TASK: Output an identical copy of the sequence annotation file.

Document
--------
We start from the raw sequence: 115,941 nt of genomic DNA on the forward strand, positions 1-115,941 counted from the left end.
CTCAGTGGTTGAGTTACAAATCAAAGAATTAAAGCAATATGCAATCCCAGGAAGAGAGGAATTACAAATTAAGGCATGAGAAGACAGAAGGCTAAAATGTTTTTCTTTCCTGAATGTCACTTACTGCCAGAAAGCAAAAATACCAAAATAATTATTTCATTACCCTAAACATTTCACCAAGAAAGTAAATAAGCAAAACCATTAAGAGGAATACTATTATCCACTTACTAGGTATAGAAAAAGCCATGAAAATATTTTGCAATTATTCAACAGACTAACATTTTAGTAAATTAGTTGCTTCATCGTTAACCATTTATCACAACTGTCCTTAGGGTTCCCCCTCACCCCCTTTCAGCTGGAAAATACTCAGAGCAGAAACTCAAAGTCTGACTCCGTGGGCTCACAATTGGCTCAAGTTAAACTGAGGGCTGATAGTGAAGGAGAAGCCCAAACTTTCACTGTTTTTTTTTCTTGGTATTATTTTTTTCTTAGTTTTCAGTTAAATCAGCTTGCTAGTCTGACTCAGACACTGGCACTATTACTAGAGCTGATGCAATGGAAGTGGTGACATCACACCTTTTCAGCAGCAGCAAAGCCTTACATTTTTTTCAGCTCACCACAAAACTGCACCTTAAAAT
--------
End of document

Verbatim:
We start from the raw sequence: 115,941 nt of genomic DNA on the forward strand, positions 1-115,941 counted from the left end.
CTCAGTGGTTGAGTTACAAATCAAAGAATTAAAGCAATATGCAATCCCAGGAAGAGAGGAATTACAAATTAAGGCATGAGAAGACAGAAGGCTAAAATGTTTTTCTTTCCTGAATGTCACTTACTGCCAGAAAGCAAAAATACCAAAATAATTATTTCATTACCCTAAACATTTCACCAAGAAAGTAAATAAGCAAAACCATTAAGAGGAATACTATTATCCACTTACTAGGTATAGAAAAAGCCATGAAAATATTTTGCAATTATTCAACAGACTAACATTTTAGTAAATTAGTTGCTTCATCGTTAACCATTTATCACAACTGTCCTTAGGGTTCCCCCTCACCCCCTTTCAGCTGGAAAATACTCAGAGCAGAAACTCAAAGTCTGACTCCGTGGGCTCACAATTGGCTCAAGTTAAACTGAGGGCTGATAGTGAAGGAGAAGCCCAAACTTTCACTGTTTTTTTTTCTTGGTATTATTTTTTTCTTAGTTTTCAGTTAAATCAGCTTGCTAGTCTGACTCAGACACTGGCACTATTACTAGAGCTGATGCAATGGAAGTGGTGACATCACACCTTTTCAGCAGCAGCAAAGCCTTACATTTTTTTCAGCTCACCACAAAACTGCACCTTAAAAT